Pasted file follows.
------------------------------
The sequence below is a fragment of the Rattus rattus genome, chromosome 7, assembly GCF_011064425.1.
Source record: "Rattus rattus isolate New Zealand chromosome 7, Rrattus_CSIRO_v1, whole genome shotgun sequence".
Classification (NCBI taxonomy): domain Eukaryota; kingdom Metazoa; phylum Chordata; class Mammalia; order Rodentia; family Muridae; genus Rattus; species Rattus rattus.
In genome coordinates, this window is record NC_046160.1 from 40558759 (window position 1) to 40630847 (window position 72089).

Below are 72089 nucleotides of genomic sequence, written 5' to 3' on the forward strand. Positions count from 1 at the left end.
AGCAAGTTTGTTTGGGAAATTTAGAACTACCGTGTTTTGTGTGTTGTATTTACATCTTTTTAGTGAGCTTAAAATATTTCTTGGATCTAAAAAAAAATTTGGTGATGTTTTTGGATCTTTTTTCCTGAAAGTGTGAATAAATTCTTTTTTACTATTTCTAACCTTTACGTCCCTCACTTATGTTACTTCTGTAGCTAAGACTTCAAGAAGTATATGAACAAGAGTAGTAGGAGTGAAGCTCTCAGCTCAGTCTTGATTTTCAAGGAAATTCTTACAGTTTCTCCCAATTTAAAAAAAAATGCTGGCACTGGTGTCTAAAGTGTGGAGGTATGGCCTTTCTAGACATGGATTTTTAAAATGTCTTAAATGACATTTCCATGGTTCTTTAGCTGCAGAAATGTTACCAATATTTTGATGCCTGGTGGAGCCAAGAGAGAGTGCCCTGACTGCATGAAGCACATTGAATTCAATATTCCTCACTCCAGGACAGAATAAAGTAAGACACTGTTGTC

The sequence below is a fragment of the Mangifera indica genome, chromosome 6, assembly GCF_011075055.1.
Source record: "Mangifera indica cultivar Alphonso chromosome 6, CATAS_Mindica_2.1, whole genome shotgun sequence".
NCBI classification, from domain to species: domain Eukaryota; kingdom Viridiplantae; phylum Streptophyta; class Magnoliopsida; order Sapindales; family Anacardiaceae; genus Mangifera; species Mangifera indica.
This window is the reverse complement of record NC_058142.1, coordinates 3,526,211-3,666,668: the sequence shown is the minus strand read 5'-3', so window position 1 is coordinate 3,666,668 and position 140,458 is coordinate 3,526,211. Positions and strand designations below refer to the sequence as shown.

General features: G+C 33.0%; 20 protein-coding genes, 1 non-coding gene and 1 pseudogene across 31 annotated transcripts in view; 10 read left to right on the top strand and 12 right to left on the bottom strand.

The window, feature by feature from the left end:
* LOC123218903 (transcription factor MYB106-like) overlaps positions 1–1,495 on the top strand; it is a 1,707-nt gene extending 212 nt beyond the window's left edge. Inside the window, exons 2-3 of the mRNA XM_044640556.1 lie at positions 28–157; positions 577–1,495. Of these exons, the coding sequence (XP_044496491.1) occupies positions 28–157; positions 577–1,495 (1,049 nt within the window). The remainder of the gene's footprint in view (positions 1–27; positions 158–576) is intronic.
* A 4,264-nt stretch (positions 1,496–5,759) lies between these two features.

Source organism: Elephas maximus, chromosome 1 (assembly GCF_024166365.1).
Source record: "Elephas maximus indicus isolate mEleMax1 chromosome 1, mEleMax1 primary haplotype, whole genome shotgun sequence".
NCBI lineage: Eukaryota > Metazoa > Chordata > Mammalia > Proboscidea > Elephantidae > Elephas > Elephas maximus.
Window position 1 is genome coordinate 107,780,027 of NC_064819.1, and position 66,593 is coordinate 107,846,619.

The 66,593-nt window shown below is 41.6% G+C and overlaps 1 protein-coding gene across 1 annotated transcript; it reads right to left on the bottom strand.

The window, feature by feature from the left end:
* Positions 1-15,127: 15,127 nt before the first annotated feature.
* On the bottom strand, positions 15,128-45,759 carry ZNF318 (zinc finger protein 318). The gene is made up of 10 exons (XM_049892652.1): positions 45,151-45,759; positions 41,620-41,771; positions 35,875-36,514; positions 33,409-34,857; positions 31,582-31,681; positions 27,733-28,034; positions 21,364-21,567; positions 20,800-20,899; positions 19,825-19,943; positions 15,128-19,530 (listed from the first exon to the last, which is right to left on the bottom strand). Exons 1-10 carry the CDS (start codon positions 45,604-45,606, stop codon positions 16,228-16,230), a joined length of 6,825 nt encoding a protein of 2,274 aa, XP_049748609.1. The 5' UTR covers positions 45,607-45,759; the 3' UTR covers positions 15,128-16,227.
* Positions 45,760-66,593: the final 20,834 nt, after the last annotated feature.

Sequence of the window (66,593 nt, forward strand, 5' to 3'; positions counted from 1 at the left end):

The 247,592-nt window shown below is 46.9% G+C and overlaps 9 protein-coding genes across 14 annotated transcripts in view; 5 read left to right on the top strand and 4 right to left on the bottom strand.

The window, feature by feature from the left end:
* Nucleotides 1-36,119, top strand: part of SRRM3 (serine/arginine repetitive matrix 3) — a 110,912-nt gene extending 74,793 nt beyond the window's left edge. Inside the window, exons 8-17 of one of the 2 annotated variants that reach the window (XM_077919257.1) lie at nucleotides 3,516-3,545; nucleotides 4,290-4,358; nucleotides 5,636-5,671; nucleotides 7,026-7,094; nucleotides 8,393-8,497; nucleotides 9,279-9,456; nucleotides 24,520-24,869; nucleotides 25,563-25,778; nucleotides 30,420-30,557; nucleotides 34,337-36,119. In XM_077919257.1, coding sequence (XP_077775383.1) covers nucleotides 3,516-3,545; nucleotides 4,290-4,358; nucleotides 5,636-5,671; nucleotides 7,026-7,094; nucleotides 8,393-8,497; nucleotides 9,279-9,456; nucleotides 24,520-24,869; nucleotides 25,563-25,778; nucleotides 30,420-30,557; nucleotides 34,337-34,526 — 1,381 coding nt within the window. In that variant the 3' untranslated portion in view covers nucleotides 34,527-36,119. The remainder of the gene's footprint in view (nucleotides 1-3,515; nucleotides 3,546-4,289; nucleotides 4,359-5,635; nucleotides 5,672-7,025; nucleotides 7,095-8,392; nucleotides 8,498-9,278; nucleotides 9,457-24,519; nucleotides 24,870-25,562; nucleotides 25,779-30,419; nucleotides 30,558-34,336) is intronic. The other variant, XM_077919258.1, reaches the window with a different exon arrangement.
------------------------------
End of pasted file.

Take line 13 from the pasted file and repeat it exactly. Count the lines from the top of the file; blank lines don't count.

* LOC123218903 (transcription factor MYB106-like) overlaps positions 1–1,495 on the top strand; it is a 1,707-nt gene extending 212 nt beyond the window's left edge. Inside the window, exons 2-3 of the mRNA XM_044640556.1 lie at positions 28–157; positions 577–1,495. Of these exons, the coding sequence (XP_044496491.1) occupies positions 28–157; positions 577–1,495 (1,049 nt within the window). The remainder of the gene's footprint in view (positions 1–27; positions 158–576) is intronic.